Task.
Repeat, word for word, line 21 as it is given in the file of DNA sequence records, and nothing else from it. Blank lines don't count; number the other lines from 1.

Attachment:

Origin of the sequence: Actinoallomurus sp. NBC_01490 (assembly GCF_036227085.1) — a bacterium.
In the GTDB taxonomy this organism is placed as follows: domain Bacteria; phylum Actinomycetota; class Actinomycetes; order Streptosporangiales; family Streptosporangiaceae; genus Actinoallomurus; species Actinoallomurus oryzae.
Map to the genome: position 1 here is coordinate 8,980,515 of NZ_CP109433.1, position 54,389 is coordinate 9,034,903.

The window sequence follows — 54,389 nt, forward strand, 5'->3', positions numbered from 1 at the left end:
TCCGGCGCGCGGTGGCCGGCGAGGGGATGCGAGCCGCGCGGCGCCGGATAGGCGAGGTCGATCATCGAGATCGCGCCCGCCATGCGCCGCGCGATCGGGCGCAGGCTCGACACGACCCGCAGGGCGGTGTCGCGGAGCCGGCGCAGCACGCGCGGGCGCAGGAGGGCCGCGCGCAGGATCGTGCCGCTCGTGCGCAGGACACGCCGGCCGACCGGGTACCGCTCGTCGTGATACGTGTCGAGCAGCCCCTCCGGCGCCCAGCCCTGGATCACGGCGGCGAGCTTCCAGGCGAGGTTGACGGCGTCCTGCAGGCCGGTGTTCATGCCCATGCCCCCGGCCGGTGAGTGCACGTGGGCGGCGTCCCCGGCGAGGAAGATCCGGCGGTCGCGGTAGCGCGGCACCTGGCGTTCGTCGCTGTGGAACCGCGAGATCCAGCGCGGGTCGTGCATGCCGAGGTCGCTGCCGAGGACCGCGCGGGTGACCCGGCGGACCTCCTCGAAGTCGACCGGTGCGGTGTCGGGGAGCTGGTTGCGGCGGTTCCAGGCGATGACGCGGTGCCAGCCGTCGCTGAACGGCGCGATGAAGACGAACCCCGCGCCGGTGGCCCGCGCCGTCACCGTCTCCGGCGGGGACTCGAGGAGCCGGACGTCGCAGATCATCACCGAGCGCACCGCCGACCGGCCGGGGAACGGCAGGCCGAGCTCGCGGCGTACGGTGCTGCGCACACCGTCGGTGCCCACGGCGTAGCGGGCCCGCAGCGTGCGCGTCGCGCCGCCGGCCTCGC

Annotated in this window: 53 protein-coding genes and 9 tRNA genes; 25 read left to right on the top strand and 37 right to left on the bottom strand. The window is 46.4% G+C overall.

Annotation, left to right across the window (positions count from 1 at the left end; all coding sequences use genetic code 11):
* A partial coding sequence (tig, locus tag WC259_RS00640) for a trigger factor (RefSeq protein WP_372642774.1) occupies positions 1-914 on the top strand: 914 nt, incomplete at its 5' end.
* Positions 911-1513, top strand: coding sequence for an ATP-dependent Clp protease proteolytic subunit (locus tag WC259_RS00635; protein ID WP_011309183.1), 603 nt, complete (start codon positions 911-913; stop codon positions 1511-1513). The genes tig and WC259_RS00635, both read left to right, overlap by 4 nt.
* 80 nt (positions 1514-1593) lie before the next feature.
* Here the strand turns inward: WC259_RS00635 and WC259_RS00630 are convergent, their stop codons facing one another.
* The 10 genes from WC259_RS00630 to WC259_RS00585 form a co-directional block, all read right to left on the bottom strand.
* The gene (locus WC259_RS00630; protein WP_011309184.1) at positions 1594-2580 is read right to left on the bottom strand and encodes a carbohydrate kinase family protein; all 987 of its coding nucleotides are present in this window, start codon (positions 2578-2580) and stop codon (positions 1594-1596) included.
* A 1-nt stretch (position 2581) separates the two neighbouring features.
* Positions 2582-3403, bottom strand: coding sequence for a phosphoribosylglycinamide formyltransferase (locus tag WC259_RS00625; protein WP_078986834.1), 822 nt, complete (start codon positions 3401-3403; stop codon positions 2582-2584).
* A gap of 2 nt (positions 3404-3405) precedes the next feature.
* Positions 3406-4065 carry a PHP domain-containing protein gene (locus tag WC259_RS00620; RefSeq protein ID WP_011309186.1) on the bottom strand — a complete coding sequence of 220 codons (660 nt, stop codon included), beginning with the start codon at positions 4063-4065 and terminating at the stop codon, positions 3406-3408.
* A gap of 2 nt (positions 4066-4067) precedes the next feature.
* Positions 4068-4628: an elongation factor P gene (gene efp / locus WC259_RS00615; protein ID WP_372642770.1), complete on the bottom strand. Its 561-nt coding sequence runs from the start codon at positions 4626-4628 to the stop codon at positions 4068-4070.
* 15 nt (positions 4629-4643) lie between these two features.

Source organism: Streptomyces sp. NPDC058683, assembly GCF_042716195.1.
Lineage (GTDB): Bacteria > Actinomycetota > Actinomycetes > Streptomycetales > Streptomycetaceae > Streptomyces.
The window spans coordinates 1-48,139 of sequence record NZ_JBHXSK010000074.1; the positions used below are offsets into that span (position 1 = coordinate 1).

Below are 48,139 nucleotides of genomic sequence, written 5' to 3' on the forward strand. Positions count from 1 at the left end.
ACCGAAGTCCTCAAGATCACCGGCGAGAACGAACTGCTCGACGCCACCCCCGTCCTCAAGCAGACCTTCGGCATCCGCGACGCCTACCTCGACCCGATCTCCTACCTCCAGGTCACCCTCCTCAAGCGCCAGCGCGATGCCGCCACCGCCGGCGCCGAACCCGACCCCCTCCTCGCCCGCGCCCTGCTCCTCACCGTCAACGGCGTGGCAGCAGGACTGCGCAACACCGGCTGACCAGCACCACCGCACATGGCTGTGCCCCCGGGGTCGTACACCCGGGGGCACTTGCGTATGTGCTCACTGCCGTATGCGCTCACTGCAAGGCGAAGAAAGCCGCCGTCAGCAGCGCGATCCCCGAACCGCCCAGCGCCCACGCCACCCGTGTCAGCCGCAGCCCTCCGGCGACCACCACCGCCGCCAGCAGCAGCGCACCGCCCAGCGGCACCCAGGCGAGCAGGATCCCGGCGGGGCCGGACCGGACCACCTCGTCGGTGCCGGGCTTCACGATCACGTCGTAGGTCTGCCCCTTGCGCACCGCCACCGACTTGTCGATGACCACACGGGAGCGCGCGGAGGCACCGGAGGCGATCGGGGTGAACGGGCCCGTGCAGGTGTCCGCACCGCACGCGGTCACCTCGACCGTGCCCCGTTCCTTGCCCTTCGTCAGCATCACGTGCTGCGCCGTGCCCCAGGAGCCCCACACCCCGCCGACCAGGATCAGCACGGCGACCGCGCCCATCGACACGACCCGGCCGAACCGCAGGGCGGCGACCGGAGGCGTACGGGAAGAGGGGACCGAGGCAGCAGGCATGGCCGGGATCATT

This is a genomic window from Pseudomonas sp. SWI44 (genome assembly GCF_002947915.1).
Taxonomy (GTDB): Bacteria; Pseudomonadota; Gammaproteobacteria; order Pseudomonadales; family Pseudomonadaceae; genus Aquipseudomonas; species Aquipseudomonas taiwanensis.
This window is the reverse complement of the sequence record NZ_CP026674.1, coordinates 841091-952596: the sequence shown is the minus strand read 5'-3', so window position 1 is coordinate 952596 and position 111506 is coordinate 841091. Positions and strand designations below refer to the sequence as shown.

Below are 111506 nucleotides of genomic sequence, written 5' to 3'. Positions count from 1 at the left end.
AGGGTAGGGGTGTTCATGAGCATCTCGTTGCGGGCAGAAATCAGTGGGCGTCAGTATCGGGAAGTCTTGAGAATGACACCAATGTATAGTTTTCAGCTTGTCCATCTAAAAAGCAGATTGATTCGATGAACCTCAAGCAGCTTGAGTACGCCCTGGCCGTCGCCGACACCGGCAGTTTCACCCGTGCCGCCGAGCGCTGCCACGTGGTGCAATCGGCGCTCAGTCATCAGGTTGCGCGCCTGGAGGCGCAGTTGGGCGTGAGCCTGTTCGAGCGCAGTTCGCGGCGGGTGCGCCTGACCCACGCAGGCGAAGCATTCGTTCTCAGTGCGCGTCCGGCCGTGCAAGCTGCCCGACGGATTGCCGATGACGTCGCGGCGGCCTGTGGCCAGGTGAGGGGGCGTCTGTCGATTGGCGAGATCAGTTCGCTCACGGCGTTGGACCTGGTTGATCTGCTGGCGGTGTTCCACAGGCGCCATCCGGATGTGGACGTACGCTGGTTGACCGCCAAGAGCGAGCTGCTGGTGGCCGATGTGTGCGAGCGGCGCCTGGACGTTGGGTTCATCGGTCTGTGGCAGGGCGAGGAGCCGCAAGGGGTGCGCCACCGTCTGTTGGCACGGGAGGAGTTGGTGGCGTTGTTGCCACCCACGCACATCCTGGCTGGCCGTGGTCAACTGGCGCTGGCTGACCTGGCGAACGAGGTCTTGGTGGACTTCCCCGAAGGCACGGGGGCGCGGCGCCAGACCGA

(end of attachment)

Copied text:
Source organism: Streptomyces sp. NPDC058683, assembly GCF_042716195.1.